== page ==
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UPDATE:  The End of the Ocean Carriers’ Antitrust Exemption?

Posted  March 2, 2022

By Seth D. Greenstein

President Joe Biden’s call for shipping reform during his State of Union address is the latest indicator that the longstanding antitrust exemption for ocean carriers may be running aground.

On January 7, 2022, this blog asked whether supply chain delays and skyrocketing container shipping prices could lead to the end of ocean carriers’ historical immunity from the antitrust laws under the Shipping Act of 1916. Given events in the ensuing weeks, the answer may well be “yes.”

The White House released a Fact Sheet on February 28, entitled “Lowering Prices and Leveling the Playing Field in Ocean Shipping.”  After citing estimates that in 2021 the pandemic enabled the container shipping industry to reap profits seven times higher than its 2020 profits, and five times its profit over the entire prior decade, the Biden administration announced several steps designed to “lower consumer prices and level the playing field in ocean shipping.”  Id.  Among those initiatives, the President called on Congress to pass “reforms that address the current antitrust immunity for ocean shipping alliances.”  Id. 

President Biden echoed this message in his State of the Union address.  After commenting that “capitalism without competition isn’t capitalism,” it is “exploitation,” President Biden observed: “During the pandemic, these foreign-owned companies raised prices by as much as 1,000% and made record profits.”  Id.  He then announced a “crackdown” on ocean carriers “overcharging American businesses and consumers.”  Id. 

In fact, Congress did not wait for the State of the Union to put the shipping antitrust exemption on the chopping block.  Representative Jim Costa issued a press release following the State of the Union address describing his bipartisan Ocean Shipping Antitrust Enforcement Act as the answer to President Biden’s call for shipping reform. The bill, which would eliminate the shipping antitrust exemption in its entirety, was introduced in the House on February 28 by Rep. Costa and co-sponsors- Rep. Dusty Johnson and Rep. John Garimendi (whose Ocean Shipping Reform Act passed the House in December 2021 by a 364-60 bipartisan vote). This legislation would thus go even further than the Free Market Antitrust Immunity Reform (“FAIR”) Act bill proposed in 1999-2001, which would have eliminated the exemption for ocean carriers while preserving the exemption for marine terminal operators.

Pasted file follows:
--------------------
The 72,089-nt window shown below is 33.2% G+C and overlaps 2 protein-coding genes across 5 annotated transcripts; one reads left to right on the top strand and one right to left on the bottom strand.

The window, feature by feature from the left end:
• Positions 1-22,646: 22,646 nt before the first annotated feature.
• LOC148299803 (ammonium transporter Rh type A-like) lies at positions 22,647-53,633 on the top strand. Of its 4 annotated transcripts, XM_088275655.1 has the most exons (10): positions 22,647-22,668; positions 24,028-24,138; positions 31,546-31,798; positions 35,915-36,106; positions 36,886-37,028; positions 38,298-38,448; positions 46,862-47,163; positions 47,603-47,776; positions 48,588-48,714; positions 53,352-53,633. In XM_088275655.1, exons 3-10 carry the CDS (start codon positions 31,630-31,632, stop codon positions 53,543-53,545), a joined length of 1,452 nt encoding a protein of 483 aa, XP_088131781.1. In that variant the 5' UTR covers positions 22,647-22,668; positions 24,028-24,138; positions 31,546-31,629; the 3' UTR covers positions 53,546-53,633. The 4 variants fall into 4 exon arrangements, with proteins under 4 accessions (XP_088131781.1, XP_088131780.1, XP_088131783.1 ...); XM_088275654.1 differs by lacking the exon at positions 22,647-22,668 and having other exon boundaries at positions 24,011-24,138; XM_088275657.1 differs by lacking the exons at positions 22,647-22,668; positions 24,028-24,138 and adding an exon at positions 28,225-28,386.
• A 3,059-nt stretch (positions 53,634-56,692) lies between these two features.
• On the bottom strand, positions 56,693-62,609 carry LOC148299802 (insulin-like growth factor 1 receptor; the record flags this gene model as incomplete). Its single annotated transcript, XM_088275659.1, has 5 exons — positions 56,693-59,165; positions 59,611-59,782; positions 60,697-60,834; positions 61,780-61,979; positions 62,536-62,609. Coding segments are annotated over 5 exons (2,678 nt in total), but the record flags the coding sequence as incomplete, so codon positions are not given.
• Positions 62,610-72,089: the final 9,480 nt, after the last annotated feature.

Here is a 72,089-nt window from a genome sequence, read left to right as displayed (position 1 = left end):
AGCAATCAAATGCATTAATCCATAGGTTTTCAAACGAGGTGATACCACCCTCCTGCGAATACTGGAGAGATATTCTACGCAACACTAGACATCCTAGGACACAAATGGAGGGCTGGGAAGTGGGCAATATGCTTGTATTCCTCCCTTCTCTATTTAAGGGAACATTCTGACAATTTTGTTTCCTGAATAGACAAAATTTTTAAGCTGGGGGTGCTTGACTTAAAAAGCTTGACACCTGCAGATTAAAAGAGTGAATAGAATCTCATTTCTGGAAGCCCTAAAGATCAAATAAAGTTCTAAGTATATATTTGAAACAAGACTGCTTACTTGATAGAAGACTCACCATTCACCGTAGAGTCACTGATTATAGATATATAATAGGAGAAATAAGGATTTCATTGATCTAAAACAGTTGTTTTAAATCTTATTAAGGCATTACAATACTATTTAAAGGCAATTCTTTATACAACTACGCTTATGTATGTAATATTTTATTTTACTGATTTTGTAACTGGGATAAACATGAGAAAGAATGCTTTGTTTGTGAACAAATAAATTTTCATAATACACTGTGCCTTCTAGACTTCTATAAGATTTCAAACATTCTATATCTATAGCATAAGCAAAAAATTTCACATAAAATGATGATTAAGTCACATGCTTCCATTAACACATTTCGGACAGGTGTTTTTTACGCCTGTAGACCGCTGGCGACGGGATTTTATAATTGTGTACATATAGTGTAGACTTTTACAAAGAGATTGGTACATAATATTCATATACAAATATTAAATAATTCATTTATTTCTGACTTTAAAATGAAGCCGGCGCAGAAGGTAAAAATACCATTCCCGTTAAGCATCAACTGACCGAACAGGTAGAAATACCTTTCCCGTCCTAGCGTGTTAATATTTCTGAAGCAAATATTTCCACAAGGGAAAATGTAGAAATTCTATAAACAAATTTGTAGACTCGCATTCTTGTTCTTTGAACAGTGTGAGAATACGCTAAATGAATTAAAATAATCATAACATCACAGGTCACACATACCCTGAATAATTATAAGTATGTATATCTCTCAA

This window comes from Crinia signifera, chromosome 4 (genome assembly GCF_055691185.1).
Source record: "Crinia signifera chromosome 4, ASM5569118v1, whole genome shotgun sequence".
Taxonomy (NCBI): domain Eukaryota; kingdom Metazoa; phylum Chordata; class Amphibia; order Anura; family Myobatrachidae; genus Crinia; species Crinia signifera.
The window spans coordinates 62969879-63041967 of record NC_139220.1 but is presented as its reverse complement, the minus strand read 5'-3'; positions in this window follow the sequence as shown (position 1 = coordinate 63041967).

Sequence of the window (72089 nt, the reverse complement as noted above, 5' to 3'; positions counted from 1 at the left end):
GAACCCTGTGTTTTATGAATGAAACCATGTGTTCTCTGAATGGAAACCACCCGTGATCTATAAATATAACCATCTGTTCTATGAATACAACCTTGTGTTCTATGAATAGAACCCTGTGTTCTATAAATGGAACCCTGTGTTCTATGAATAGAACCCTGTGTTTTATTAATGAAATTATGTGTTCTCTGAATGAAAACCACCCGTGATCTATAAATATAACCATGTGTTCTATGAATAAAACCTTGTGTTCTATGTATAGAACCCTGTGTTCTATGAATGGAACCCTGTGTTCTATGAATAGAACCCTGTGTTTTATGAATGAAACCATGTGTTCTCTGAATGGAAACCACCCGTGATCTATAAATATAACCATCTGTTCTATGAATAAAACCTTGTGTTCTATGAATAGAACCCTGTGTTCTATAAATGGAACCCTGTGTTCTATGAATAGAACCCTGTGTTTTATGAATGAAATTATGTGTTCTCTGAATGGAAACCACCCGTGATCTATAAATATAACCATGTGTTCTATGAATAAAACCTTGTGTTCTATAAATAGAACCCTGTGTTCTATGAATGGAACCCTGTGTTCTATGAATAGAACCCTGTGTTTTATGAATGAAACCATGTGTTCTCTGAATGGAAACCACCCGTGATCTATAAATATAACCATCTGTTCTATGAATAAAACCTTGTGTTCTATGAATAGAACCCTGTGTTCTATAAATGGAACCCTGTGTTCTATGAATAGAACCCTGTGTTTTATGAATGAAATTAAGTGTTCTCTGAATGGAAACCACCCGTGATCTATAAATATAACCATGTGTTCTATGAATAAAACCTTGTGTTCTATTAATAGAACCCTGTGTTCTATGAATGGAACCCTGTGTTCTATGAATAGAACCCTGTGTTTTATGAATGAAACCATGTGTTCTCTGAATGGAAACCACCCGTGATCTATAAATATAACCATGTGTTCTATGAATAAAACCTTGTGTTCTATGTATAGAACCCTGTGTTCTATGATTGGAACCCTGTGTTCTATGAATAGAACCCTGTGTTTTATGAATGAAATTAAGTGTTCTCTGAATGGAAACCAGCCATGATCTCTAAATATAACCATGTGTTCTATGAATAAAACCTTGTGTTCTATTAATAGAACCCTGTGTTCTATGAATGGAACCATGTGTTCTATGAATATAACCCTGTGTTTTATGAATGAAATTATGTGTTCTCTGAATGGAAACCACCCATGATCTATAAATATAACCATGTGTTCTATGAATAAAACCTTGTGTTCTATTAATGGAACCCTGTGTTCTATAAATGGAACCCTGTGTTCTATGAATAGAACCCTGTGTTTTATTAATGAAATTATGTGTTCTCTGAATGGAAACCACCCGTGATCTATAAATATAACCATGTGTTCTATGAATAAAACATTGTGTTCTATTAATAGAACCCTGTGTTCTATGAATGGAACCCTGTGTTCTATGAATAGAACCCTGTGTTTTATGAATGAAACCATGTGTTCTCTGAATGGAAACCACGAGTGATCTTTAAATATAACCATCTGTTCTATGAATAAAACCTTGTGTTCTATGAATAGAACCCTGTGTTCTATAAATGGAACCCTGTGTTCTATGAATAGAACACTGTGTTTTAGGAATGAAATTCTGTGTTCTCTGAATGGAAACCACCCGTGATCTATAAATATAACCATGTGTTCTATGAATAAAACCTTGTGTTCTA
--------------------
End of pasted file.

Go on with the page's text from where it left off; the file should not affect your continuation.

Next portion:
We can expect this drive to revive competition in the shipping industry to continue.  Reps. Costa and Johnson are the Chair and Ranking Member, respectively, of the House Agriculture Subcommittee on Livestock and Foreign Agriculture.  Agricultural export interests have been severely affected by ocean carrier practices during the pandemic, including the shipping of empty containers back to foreign ports.)

Our January 7 post observed that Congress could consider more granular approaches.  In addition to the FAIR Act approach, we noted that a pro-competitive bill could eliminate the exemptions that enable fuel profiteering while “permitting ocean carriers to continue entering into vessel-sharing agreements that at least in theory promote efficiency by combining containers from multiple carriers onto a single ship—similar to airline codesharing arrangements.”

The adverse market effects of the Shipping Act antitrust exemptions continue to command the attention of the White House and Congress.  The days of ocean carriers’ antitrust immunity, though more than a century old, may now indeed be numbered.

Written by Seth D. Greenstein

Edited by Gary J. Malone

Tagged in: Antitrust Enforcement,